Senior VP and CTO of AMS: Mozilla Firebird is a Tier 1, Best of Breed Open Source Application
Saturday February 7th, 2004
Blake writes: "The Senior VP and CTO of IT consulting business AMS has written an article for CIO.com casually identifying Mozilla Firebird as a tier 1, 'best of breed' open source application with the likes of Linux and Apache:
"'The first category, Tier 1, consists of "Best of Breed" open source offerings. This category includes products like Linux, the Apache Web Server, Samba, the Mozilla Firebird browser, and the Perl scripting language. These products, widely tested and largely believed to be virtually risk-free, are commonly chosen for their technical strengths. Most consider these products to be safe, and many companies today use them with few problems. In fact, many consciously choose such products over commercial proprietary alternatives regardless of price.'"
#1 tier 2
Sunday February 8th, 2004 12:22 AM
Personally, I'd put Mozilla Firebird in Tier 2, after all it's [almost] only 0.8.
"Tier 2 consists of somewhat lesser-known products that have achieved a large degree of recognition for their quality. One example is MySQL, a database that frequently competes with powerhouses like Oracle and SQL Server. Other examples include Jboss, CVS and OpenOffice. In most cases, stable releases are available with accompanying documentation, and in many cases, support and other services often are available. However, not all of these products have achieved dominance or technical superiority over commercial proprietary competitive products. Some users of open source follow the rule of thumb that if you can buy a book on the product from Amazon.com or a similar bookseller, it's probably mature enough to use within the organization. If software in this category suits your needs best, it may be worth considering."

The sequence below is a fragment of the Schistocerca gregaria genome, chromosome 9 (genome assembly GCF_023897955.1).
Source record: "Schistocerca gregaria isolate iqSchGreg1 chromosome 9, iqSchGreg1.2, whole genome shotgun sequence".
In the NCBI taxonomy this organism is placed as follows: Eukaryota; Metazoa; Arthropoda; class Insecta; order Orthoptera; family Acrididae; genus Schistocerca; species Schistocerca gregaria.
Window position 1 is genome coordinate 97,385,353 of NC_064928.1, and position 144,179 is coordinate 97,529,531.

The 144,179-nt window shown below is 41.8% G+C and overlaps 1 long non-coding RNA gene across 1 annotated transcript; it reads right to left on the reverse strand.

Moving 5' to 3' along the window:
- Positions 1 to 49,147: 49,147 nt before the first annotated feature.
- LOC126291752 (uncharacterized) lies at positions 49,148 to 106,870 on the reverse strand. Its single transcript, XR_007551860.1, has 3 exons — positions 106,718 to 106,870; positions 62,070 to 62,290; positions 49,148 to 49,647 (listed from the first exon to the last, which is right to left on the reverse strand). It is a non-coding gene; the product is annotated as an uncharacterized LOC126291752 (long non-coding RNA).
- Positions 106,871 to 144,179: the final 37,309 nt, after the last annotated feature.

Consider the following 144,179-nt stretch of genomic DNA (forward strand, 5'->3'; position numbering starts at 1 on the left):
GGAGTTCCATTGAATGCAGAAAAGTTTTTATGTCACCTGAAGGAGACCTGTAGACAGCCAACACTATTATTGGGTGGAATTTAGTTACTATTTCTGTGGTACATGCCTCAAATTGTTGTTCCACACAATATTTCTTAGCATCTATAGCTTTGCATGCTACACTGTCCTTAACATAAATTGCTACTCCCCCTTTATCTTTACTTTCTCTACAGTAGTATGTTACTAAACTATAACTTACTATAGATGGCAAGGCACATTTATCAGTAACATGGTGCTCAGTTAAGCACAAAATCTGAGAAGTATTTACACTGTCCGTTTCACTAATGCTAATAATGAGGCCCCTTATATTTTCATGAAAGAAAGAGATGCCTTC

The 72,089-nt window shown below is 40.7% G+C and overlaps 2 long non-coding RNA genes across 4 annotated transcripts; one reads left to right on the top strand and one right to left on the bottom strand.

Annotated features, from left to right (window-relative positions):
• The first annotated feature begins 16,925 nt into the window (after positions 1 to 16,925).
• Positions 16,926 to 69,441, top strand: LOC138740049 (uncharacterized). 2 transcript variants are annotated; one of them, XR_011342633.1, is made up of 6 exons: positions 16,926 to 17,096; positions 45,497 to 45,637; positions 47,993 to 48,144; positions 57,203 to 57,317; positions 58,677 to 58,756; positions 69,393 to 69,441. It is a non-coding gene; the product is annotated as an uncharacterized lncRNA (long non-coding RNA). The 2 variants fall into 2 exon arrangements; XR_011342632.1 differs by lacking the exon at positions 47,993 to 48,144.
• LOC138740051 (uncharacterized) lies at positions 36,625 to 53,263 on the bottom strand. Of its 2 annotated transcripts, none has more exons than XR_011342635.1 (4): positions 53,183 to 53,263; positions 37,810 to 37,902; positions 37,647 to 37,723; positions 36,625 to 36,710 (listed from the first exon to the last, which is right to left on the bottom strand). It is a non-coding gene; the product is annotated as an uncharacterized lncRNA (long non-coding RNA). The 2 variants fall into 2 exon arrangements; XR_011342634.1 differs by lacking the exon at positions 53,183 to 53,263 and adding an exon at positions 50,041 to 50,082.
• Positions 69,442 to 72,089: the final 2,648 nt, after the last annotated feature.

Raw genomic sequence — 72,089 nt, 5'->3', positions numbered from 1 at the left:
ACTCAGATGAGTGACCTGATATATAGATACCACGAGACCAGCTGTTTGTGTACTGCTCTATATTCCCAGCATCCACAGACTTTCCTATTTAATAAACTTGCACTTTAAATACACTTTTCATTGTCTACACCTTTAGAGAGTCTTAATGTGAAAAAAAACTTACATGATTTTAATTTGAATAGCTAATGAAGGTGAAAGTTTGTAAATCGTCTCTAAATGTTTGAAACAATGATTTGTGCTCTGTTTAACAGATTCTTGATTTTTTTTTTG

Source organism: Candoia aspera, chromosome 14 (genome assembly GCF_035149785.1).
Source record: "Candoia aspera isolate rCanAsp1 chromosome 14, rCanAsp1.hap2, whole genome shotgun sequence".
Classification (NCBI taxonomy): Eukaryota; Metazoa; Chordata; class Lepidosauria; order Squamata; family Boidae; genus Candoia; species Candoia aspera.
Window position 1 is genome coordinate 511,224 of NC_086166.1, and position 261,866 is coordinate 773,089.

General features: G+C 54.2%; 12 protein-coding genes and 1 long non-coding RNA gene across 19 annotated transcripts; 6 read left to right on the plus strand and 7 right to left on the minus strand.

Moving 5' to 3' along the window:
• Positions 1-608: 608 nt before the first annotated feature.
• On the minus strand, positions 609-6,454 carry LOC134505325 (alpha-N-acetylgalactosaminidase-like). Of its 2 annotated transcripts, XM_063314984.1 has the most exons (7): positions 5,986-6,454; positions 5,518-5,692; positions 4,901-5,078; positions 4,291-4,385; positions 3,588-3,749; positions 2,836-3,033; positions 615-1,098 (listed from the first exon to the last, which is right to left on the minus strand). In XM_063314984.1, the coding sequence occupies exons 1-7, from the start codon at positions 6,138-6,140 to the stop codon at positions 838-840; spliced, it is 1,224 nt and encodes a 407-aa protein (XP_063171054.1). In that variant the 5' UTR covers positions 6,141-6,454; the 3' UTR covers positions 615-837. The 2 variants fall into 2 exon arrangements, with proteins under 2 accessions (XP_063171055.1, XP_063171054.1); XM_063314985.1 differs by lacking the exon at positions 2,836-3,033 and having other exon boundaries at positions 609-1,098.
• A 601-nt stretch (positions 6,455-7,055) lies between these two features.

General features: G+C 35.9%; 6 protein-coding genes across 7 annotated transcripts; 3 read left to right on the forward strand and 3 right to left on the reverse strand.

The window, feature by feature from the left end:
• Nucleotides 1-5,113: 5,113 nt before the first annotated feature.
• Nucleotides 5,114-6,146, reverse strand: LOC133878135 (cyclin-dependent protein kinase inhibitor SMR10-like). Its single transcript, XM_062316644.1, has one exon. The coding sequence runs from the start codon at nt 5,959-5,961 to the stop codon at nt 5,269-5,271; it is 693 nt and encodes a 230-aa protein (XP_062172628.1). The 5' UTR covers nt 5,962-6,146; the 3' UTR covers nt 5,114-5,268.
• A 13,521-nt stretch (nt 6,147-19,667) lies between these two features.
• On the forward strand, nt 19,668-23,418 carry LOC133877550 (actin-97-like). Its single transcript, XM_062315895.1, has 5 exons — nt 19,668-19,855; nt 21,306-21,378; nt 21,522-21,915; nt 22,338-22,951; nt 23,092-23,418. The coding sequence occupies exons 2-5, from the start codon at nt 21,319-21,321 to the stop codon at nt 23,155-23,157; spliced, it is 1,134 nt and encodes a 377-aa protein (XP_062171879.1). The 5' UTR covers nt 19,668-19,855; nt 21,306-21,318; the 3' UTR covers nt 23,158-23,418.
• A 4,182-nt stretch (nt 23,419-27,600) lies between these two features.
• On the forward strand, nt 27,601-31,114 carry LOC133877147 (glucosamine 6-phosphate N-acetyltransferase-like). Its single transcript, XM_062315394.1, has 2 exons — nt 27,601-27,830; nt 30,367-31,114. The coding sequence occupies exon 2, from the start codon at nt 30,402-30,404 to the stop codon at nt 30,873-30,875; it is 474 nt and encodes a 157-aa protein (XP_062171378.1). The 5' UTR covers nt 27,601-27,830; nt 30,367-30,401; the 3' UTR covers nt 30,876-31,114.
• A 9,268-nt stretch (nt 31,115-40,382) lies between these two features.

#2 Re: Need help? Do it yourself
Sunday February 8th, 2004 3:32 AM
Mozilla Firebird is 0.8 but shared most of its code on Mozilla 1.6. So it's over version 1 for me. I've used Mozilla long way before 1.0 and firebird is a stable and mature product to me. OK, its UI is changing a little bit. But Windows's UI is also changing.
#6 Re: tier 2
Sunday February 8th, 2004 12:22 PM
I suspect it's considered "tier 1" because it's as good as or better than the best known of the closed-source competition. If you look at tier 1 products, they are generally as good as or better than the alternatives - Apache is better than IIS, Linux is better than (many) proprietry unicies, Perl is better than (what? Applescript? VB?) and so on. The tier 2 products are generally good, but not up to the level of their closed-source conterparts e.g. Openoffice isn't as featureful as Microsoft Office and MySQL is inferior to Oracle or MS SQL server (although I've heard that both Postgre and Firebird-the-DB are better than MySQL).
If this is indeed the classifcation scheme, then it's pretty obvious why Firebird is considered Tier 1.
#3 Misunderstanding OSS licenses
Sunday February 8th, 2004 4:12 AM
Yet again we have someone from the business community misunderstanding open source licenses.
"By modifying the code without reading the licensing terms carefully, for example, you could put your organization in a situation where your "proprietary" software is no longer proprietary."
That's simply not true. If you're in violation of a license, it does not apply, and standard copyright does instead. Under standard copyright, you would have to stop using the code, negotiate a new license with the copyright holders, or comply with the original license. You never, ever, have to release your own code as open source. It's simply an option.
Sunday February 8th, 2004 8:12 AM
Good to hear some good corporate acceptance of Mozilla Firebird. This is good news for mozilla.org, now knowing they are headed in the right direction, while still carying on with the suite for those who still need it.
#5 Amazing Work
Sunday February 8th, 2004 10:20 AM
Firebird is still only in Beta, and this guy deems it stable enough to be considered a "tier 1" application. Great work! :-)